Director Wes Ball’s third and final entry into the Maze Runner trilogy, “Maze Runner: The Death Cure,” proves to be a well-directed, well-acted film that makes up for its bloated runtime and absurd plot with entertaining action scenes and heartfelt relationships.
Dylan O’Brien returns to the franchise to bring the teenage main character, Thomas, back to life. Thomas has grown from the frightened boy who was thrown into the maze in the first installment to a fully realized action hero.
The world Thomas lives in has been scorched by a solar flare and is victim to a dangerous, incurable virus that essentially turns those infected into zombies dubbed, “cranks.”
An evil government organization, the World in Catastrophe: Killzone Experiment Department, or, WCKD, has taken control of the world’s resources in order to save the people they can and do anything to find a cure.
Thomas and his friends are some of the very few who are naturally immune to the virus. Because of this, WCKD has been experimenting on them for their entire lives. After breaking out of the maze, designed to torture them into producing stronger antibodies against the virus, as seen in the first film, Thomas and his friends have been waging a small revolution against WCKD.
In the beginning of the film, Thomas leads his crew of teenage Abercrombie & Fitch supermodels on a thrilling, “Mad Max: Fury Road,” style train heist to retrieve their friend, Minho, who has been taken by WCKD, that is incredibly well-directed and is genuinely thrilling.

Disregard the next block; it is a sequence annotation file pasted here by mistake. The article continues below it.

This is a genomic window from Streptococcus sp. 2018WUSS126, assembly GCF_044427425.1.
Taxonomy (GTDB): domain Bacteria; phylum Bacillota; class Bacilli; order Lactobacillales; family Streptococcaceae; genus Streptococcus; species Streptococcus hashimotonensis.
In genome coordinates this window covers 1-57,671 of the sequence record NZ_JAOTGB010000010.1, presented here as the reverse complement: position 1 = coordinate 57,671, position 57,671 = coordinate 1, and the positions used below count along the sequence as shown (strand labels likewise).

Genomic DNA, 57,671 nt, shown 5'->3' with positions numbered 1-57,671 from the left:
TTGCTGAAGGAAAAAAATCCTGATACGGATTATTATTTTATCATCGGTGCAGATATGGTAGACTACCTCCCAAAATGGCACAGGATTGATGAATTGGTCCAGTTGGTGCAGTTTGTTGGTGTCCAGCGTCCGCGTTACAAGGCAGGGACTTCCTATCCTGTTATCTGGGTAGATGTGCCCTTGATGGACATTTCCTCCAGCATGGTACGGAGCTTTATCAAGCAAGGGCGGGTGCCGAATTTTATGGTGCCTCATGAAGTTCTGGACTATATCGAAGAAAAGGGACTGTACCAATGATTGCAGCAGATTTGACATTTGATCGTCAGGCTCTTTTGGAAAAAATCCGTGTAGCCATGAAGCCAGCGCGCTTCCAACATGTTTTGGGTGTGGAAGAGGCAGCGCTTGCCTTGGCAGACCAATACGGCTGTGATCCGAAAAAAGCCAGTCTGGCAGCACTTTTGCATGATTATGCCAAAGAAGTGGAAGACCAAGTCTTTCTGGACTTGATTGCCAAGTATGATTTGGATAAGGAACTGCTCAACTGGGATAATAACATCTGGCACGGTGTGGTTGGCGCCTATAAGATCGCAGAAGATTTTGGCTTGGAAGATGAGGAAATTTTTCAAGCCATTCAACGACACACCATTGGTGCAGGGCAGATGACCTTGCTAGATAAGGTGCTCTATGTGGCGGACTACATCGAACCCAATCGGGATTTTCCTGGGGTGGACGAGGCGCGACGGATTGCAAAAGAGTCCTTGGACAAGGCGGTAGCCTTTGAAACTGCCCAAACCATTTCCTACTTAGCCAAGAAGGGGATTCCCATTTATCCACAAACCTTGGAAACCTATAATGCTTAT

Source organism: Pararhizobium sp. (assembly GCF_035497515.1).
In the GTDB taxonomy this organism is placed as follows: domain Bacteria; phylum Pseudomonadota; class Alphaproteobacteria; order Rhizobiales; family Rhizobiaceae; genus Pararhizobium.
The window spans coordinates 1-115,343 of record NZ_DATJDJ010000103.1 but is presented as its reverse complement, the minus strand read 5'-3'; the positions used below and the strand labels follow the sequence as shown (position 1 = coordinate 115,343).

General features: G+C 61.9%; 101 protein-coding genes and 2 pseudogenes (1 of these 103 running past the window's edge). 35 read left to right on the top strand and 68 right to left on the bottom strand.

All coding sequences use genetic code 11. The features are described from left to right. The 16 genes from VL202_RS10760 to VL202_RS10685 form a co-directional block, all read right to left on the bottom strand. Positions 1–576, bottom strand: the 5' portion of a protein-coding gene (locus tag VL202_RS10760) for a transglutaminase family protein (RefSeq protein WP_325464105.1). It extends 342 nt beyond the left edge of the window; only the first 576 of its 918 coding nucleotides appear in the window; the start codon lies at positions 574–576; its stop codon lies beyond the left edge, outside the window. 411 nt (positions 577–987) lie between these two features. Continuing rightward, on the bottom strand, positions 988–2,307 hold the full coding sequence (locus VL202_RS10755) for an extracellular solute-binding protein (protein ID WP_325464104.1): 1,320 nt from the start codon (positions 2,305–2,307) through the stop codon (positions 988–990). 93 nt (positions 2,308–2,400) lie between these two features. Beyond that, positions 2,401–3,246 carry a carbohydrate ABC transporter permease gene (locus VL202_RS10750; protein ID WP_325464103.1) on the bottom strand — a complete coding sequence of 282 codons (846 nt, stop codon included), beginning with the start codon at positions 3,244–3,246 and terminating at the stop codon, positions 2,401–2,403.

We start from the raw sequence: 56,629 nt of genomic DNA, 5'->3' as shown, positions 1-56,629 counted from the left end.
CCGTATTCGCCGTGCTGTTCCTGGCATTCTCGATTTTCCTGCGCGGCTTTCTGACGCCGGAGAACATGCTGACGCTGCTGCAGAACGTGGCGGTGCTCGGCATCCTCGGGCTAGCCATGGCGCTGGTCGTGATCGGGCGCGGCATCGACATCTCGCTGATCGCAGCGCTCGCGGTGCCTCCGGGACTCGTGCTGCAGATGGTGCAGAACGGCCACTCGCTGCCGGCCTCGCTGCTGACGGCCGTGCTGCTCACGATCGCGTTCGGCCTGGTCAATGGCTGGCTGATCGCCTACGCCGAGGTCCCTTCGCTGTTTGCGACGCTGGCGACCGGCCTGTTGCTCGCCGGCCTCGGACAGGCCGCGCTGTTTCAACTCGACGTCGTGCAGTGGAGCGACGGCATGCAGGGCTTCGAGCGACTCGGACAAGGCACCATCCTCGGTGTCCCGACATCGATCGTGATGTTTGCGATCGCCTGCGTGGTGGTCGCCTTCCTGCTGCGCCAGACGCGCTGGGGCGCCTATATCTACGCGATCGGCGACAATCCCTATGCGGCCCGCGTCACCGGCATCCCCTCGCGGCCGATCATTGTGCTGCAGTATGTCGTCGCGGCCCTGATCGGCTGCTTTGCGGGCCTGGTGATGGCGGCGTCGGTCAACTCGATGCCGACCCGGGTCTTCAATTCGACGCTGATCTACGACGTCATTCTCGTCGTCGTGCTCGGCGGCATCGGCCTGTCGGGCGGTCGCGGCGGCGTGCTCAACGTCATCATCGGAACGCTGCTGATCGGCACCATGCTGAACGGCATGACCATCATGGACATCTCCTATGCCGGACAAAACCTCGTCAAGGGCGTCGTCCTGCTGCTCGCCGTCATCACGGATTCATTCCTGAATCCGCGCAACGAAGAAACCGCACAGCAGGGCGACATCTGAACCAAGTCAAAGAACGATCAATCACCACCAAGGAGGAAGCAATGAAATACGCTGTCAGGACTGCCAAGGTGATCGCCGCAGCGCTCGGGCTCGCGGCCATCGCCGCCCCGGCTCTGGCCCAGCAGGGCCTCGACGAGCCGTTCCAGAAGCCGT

Throughout the film, Thomas and his band of friends are struggling to find Minho and flee somewhere WCKD can no longer find them. Unfortunately, the person who seems to hold the key to the cure is Thomas, so he is vigorously pursued by WCKD.
There are far too many subplots, an overabundance of supporting characters and plenty of cliches in “Maze Runner: The Death Cure.” This makes for a film that is, at times, confusing and horribly paced.
Even fans of the series who have read the books and watched both of the previous installments are bound to be confused at some point in the runtime.
Many sequences fall flat because they lack sufficient intrigue or are tonally inconsistent.
However, the light in the confusing darkness that is the “Maze Runner: The Death Cure,” is O’Brien’s charismatic performance and the touching friendship he has with Newt, played by Thomas Brodie-Sangster.